Walk down almost any grocery store aisle and you’ll find a selection of sugar-free processed foods. But just because an item is labeled “sugar-free” doesn’t make it better for you. It may still contain a lot of simple carbs, fat, or calories.

According to some preliminary studies in animals, certain artificial sweeteners may also impact insulin sensitivity, making it more difficult for your body to maintain healthy blood sugar levels. However, more research is needed before any firm conclusions can be drawn.

Furthermore, although many people assume that the Food and Drug Administration (FDA) strictly regulates artificial sweeteners, many food additives enter the market without any oversight.

Despite the controversy around the safety of some artificial sweeteners, the FDA has deemed the following sweeteners safe to consume under certain conditions:

  • saccharin
  • aspartame, which you should avoid if you have phenylketonuria
  • acesulfame potassium (acesulfame-K)
  • sucralose
  • neotame
  • advantame
  • stevia
  • sugar alcohols

According to the ADA, using artificial sweeteners in place of sugar to help sweeten foods without adding a lot of carbs every once in a while is most likely fine. But they also caution that there isn’t much evidence that sugar substitutes will help with managing blood sugar or improving cardiometabolic health in the long term.

Additionally, some artificial sweeteners will still add a small number of carbs to your diet, so you’ll need to keep track of how much you use.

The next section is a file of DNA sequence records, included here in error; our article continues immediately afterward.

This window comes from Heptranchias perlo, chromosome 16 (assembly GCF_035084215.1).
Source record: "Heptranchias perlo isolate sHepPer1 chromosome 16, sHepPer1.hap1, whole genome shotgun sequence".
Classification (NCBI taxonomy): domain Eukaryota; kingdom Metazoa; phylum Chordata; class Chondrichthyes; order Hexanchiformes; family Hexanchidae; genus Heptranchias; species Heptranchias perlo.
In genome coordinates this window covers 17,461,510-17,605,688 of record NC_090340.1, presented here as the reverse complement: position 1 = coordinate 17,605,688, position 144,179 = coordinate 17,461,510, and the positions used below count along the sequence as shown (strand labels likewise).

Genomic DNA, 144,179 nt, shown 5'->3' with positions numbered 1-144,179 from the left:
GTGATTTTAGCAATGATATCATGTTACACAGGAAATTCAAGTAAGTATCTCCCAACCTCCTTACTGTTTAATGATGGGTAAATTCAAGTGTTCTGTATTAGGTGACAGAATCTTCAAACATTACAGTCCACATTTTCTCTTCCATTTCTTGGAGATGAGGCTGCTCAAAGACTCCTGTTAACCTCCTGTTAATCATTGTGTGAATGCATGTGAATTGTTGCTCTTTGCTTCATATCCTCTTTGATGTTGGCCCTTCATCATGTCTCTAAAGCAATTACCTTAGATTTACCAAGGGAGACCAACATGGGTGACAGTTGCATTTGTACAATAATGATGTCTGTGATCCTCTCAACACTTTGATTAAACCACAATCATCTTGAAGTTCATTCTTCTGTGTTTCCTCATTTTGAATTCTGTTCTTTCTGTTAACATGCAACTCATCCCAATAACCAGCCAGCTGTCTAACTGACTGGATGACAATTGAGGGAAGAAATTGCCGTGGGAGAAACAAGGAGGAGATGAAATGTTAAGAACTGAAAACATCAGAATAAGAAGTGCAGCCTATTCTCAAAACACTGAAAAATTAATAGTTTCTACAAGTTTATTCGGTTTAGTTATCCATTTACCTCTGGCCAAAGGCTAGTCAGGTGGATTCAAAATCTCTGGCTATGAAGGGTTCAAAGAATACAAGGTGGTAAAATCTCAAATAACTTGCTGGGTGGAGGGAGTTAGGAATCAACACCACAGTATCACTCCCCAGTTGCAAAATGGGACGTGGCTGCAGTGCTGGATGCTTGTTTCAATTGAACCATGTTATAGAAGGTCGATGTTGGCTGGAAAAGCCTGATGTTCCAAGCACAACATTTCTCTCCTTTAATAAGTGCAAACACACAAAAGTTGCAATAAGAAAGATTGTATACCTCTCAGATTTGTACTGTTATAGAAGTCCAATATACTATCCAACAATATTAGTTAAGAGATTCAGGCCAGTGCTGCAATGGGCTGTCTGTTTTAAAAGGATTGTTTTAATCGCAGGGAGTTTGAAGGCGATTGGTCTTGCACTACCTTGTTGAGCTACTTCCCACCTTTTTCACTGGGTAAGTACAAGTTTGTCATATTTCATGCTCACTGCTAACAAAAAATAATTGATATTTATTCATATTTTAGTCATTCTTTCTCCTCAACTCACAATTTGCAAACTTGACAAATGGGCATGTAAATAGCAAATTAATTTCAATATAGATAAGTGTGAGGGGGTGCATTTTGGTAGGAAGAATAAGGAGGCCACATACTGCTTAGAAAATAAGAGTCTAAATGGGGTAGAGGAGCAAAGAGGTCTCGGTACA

Diabetes can be a challenging condition to manage at first, but it gets much easier when you have all the facts and nutrition information.

Eating foods with a low GI and GL, limiting your consumption of alcohol and trans and saturated fats, taking your medications as prescribed by your doctor, and monitoring your blood sugar levels can all help manage your symptoms and help improve overall health.

Once you untangle the myths, you’ll find that a diabetes-friendly eating plan doesn’t have to be overly restrictive or complicated. Instead, it can be healthy, tasty, and easy to follow.

Work with your doctor or dietitian to develop an eating plan that incorporates your favorite foods and helps keep your blood sugar in check.

You should also consult your doctor or dietitian before you make any changes to your diet to help ensure that you’re making the best choices for your health.